David Dimbleby has urged politicians to speak their mind more often as he was acknowledged for his decades-long service to the television industry.
The veteran broadcaster was honoured at the National Television Awards just weeks after he stepped down as chair of Question Time.
After a show reel of his career was played, the election night staple took to the stage to give a speech that heaped praise on the BBC, where he worked since he was a young reporter.
The 80-year-old said: “All the things you saw there were on the BBC. I’ve been a fan all my life. I began with the BBC, I think it’s one of the great national institutions.
“I know many of the people we are seeing tonight are from other channels but I think the existence of the BBC - the continuation of the BBC - is absolutely vital for our national life. However it’s threatened by Netflix or other competition.
“The BBC still holds a heart in the place of the British people.”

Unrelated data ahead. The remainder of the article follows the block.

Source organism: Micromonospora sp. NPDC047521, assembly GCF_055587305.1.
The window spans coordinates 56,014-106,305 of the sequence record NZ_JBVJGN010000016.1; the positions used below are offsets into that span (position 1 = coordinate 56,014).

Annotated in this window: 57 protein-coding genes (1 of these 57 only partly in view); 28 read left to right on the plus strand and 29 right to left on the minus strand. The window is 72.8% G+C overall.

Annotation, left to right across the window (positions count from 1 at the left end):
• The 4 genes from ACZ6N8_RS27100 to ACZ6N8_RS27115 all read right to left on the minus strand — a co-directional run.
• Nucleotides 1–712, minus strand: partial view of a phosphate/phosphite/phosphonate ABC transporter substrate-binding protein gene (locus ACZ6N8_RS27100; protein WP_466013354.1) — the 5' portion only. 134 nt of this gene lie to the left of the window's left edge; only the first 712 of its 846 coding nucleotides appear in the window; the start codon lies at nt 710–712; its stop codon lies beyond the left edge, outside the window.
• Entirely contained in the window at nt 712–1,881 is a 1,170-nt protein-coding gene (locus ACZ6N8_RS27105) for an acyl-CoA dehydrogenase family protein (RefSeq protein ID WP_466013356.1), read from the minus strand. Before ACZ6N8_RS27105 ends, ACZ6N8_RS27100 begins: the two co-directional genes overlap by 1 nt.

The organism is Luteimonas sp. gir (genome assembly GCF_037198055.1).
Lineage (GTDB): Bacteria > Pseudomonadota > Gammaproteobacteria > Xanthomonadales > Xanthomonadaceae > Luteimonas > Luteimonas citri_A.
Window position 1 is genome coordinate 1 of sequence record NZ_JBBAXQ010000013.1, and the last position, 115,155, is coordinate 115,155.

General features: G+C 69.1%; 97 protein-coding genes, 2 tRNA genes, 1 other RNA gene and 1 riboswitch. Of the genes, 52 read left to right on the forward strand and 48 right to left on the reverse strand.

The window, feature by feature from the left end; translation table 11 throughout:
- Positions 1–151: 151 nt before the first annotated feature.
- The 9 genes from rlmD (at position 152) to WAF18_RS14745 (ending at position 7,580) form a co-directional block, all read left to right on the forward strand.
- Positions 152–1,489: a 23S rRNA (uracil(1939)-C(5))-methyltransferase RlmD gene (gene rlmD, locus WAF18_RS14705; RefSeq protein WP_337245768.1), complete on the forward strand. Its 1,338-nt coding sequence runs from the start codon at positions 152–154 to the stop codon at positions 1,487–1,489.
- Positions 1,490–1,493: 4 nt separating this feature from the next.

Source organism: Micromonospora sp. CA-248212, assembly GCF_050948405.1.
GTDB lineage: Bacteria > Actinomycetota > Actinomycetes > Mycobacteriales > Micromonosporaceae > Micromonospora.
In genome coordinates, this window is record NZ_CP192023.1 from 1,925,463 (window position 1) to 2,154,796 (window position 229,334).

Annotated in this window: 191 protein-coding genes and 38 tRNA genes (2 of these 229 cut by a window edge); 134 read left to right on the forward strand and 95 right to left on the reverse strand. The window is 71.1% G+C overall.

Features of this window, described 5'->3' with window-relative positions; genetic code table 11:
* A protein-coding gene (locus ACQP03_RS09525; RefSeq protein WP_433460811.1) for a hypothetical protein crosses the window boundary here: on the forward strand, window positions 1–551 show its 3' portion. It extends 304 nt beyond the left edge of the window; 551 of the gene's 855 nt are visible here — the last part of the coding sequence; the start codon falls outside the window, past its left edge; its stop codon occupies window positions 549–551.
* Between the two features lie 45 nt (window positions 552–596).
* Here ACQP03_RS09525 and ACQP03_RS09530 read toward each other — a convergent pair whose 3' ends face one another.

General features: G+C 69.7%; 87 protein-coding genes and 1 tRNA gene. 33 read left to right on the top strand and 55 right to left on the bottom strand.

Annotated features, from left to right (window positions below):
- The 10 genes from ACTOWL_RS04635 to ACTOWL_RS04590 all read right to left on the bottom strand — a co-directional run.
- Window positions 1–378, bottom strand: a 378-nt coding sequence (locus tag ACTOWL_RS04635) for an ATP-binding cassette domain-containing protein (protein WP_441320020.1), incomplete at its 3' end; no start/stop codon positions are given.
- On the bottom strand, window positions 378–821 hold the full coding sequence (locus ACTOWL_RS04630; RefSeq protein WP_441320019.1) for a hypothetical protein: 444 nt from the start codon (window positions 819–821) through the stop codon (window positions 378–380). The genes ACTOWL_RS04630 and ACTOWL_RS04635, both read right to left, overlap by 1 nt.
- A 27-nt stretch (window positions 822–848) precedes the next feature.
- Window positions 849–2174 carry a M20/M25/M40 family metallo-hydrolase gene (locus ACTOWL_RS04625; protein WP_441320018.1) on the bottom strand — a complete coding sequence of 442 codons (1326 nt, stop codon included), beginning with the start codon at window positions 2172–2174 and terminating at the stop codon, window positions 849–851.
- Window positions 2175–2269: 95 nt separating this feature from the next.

He also revealed how he had “one regret” in his career: “Too few politicians of a senior nature willing to go in front of you, the voters.
“I respect politicians ... I know it is unpopular ... I do not share the view they are charlatans. I think they have a difficult job, but I wish they would come out more often in front of the Question Time audience and say what they think.
“People always say to me: ‘Why do politicians never answer a question?’
“Answers are difficult to give. I understand it. We see them labouring with the result of whatever it was we decided in the referendum in 2016.
“That will go on and on. The work they do is serious, and important.”